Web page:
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China’s moon flight Chang’e 5 takes off successfully

China has successfully launched an unmanned spacecraft on its way to the moon. The spaceship, named after the Chinese moon goddess “Chang’e 5”, is to land on Earth’s satellite and bring rock samples back to earth for the first time in 44 years. Researchers are waiting with great curiosity for the lunar rocks, which will be significantly younger than all previous samples and thus provide new insights into the history of the moon.

If the return was successful, China would be the third space nation, after the USA and the Soviet Union in the 1960s and 1970s, to succeed in such a project. With a rocket of the “Long March 5” type, the spacecraft lifted off smoothly from the space station in Wenchang on the southern Chinese island of Hainan on Tuesday morning, local time (Monday evening CET).

One and a half hours after take-off, the spaceship unfolded its awnings to provide power. A little later, the control center commander Zhang Xueyu announced that the launch of Chang’e 5 had been a complete success. The spaceship is expected to land on Sunday in a volcanic area named after the German astronomer Karl R├╝mker (1788-1862), which lies in the “ocean of storms” – in the upper, left-hand part of the moon’s side facing the earth.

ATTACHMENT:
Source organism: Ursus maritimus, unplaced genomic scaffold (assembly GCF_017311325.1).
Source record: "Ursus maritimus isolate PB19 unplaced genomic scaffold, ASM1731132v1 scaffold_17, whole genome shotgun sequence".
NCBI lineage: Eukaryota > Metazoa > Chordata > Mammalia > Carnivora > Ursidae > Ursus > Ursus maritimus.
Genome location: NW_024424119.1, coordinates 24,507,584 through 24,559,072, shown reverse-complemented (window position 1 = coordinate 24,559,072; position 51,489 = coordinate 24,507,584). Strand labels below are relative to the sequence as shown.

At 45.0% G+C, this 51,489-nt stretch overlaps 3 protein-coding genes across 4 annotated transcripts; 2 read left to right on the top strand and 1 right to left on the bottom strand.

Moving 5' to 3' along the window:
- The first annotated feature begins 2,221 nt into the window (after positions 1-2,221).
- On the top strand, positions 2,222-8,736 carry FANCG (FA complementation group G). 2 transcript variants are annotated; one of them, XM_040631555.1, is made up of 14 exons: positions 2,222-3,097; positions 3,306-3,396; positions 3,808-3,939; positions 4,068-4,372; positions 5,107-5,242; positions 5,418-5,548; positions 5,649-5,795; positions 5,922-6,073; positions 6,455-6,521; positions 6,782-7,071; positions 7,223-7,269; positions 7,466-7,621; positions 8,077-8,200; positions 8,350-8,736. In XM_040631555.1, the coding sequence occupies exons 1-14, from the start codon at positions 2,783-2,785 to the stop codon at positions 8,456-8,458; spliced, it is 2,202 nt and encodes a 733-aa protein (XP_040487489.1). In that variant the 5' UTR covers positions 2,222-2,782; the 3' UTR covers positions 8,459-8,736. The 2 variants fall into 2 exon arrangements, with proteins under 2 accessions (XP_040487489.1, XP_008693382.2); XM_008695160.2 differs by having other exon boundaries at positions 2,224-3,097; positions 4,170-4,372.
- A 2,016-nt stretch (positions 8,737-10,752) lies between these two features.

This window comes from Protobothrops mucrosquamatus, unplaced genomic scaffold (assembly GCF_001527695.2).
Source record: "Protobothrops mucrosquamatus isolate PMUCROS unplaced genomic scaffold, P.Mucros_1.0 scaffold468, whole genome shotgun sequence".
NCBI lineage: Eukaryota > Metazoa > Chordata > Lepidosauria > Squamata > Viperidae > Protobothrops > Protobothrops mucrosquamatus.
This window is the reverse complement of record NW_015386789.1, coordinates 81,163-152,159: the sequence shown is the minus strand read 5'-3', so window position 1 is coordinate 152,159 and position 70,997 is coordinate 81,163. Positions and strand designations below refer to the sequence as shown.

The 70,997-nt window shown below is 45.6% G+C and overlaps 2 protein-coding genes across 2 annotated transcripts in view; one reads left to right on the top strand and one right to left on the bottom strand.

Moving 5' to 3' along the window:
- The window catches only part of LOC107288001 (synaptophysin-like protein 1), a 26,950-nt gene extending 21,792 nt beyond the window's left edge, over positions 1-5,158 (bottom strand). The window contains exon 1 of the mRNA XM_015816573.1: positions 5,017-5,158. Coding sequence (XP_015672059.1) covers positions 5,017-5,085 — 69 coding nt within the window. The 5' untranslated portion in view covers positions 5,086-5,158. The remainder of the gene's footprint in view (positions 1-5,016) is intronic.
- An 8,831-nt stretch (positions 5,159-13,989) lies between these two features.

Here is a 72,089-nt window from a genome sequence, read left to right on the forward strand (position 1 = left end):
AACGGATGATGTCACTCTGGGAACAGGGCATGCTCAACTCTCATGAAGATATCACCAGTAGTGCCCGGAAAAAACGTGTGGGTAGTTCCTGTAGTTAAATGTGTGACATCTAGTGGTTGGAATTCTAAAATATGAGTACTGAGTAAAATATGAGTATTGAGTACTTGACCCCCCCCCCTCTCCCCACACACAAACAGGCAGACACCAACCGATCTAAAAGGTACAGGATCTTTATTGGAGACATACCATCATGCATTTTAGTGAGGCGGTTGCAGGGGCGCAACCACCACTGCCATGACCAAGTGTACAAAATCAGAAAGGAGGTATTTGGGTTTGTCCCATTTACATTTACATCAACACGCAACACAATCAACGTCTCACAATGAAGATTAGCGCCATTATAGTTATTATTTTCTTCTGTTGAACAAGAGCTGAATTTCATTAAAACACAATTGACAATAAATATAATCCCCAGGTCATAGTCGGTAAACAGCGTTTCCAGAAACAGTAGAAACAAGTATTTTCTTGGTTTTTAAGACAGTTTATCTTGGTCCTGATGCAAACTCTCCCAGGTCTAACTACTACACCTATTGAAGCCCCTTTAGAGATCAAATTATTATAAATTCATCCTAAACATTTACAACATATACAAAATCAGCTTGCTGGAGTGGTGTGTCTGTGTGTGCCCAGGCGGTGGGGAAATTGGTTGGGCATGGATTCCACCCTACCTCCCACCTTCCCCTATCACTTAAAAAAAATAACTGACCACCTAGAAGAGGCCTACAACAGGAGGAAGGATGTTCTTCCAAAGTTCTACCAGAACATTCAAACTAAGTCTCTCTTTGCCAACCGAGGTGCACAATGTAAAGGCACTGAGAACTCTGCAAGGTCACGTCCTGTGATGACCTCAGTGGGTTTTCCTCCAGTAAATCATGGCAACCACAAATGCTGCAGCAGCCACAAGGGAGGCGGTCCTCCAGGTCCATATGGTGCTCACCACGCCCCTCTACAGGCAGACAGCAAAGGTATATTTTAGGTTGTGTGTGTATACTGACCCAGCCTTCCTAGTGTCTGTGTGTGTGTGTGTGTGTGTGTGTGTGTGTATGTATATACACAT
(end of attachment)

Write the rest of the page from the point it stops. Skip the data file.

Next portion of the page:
NASA Science Director Thomas Zurbuchen congratulated China on its successful start. “We look forward to seeing how sample collection will advance the international scientific community,” wrote Zurbuchen on Twitter. “The moon is an exciting place!” He expressed the hope that scientists from other countries could also benefit from studying the “valuable cargo”.

The “Ocean of Storms” is 1.2 million years old. Moon rocks collected by the USA and the Soviet Union, on the other hand, are significantly older at 3.1 million and 4.4 million years ago. Researchers hope that the samples will provide new information about the volcanic activity of the moon. The US Apollo missions brought back around 380 kilograms of lunar rock. The Soviet Union collected 300 grams – most recently with the unmanned “Luna 24” in 1976, when 170 grams of moon dust was brought to earth.

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